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Forging - what's going on under there???

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  • Forging - what's going on under there???

    I've recently put shoes on my pony, and now I can hear forging going on under me!!!! In the past I have had a horse that forged very occasionally but I had that comment once on a dressage test......

    This thought leads me to believe that I can fix this as a rider This is
    a green horse, and I'm not the world's best rider. Just looking for some suggestions. I intend on bringing this up with the farrier as well!


  • #2
    There are a couple of reasons he may be forging (well there are probably more then a couple but here's my 2 cents); Firstly he may be strung out and unbalanced OR secondly he may need his toes rolled ie his toes are too long.

    Talk to your farrier and instructor to see which is more likely.
    I have horse to sell to you. Horse good for riding. Can pull cart. Horse good size. Eats carrots and apples. Likes attention. Move head to music. No like opera! You like you buy.


    • Original Poster

      Originally posted by JackSprats Mom View Post
      There are a couple of reasons he may be forging (well there are probably more then a couple but here's my 2 cents); Firstly he may be strung out and unbalanced OR secondly he may need his toes rolled ie his toes are too long.

      Talk to your farrier and instructor to see which is more likely.
      Well he LITERALLY just got the shoes on Friday put on by a natural balance farrier. This is actually the first time he's HAD his toes rolled. It's made a huge difference in his movement.

      He's more than likely strung out AND unbalanced I will pay better attention tomorrow and see if I can pinpoint it exactly.


      • #4
        If you trust your farrier knows what he's doing (and alot don't) then it may be him also adjusting to shoes if this is the first time.

        Personally i don't like them to forge even if strung out and will have my farrier correct it.
        I have horse to sell to you. Horse good for riding. Can pull cart. Horse good size. Eats carrots and apples. Likes attention. Move head to music. No like opera! You like you buy.


        • #5
          Agree with JackSprasts Mom.

          I don't like rolled toes. I prefer squared off toes if you need to have the hoof breaking over sooner.

          If the horse is young, green or unbalanced they should be shod accordingly. If he is forging, then usually squaring off the hind shoes/toes for a quicker breakover behind is what you want.

          You don't want the horse forging.


          • Original Poster

            The horse is actually barefoot behind - squared toes with a bit of a roll to them (to bring the breakover back).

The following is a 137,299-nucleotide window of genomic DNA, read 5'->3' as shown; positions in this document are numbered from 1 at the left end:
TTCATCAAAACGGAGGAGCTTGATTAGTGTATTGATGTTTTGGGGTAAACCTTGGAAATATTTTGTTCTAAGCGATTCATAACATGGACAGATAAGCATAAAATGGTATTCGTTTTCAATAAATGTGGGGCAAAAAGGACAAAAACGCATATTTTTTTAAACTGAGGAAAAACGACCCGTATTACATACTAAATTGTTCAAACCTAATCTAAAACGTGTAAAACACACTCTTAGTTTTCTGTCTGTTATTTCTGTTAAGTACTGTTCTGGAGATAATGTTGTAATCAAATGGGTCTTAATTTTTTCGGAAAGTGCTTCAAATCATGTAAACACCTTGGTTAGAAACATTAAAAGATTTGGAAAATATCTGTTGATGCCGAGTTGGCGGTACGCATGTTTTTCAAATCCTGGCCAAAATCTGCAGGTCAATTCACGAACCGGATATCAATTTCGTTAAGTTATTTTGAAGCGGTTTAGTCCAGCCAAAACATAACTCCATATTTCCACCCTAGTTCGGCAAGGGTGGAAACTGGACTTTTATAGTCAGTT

Will send an email to the farrier and see what his advice is....Wondering if it's too soon to judge, considering I've ridden him 2 times since he's been shod for the first time....


            • #7
              Long toes in front - slower breakover
              Short toes behind - quicker breakover
              = forging
              * <-- RR Certified Gold Star {) <-- RR Golden Croissant Award
              Training Tip of the Day: If you can’t beat your best competitor, buy his horse.
              NO! What was the question?


              • #8
                It also has to do with the individual horse and how he tends to break over in front versus behind, naturally.


                • Original Poster

                  The pony in question is naturally built downhill. He's about an inch taller in the butt than in the front. I'm wondering then if this has to do with conformation at all???? We're really eventers but the dressage is very important to me! We're just now starting the canter work, but he's pretty solid Walk / Trot. Last fall we did two 2-phases where we scored 64% & 66% on the dressage portion of the 2-phase.

                  He's an ex-plow horse - used to plow fields on the farm! He *does* go in to "plow" mode where he "bears" down and trots like he's plowing. I don't think that's what was happening, but I bet if I lighten the forehand he'll forge less, no?


                  • #10
                    Conformation is always the issue with any of this stuff.

                    Yes, lightening the forehand should help, BUT ... the concern would be that if you are jumping he may come down and overreach and step on the back of his front heels ... that could cause an injury, as in cracking the wings of the coffin bone or cutting the bulbs of the heels severely, etc.

                    So, best to figure out if getting the toes of the front feet to break over even sooner might help.

                    I thought getting the back feet to break over sooner helped, but I have forgotten for sure, so ask a good farrier or vet in case your farrier isn't real experienced with this type of thing.


                    • #11
                      Originally posted by joharavhf View Post
                      T I don't think that's what was happening, but I bet if I lighten the forehand he'll forge less, no?
                      Works for me when my horses start to forge!!! I know I'VE let them get on their forehand.

                      NOW, the question is does pony just forge under saddle?


                      • Original Poster

                        Originally posted by gailbyrd View Post
                        NOW, the question is does pony just forge under saddle?

                        Now THAT is the golden question, huh??? I'll have to find out and if so I guess I'm a crappy rider